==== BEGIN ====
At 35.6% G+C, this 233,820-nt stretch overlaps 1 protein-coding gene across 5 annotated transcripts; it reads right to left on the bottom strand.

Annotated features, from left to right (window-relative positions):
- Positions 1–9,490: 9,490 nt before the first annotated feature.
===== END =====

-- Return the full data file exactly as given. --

At 35.6% G+C, this 233,820-nt stretch overlaps 1 protein-coding gene across 5 annotated transcripts; it reads right to left on the bottom strand.

Annotated features, from left to right (window-relative positions):
- Positions 1–9,490: 9,490 nt before the first annotated feature.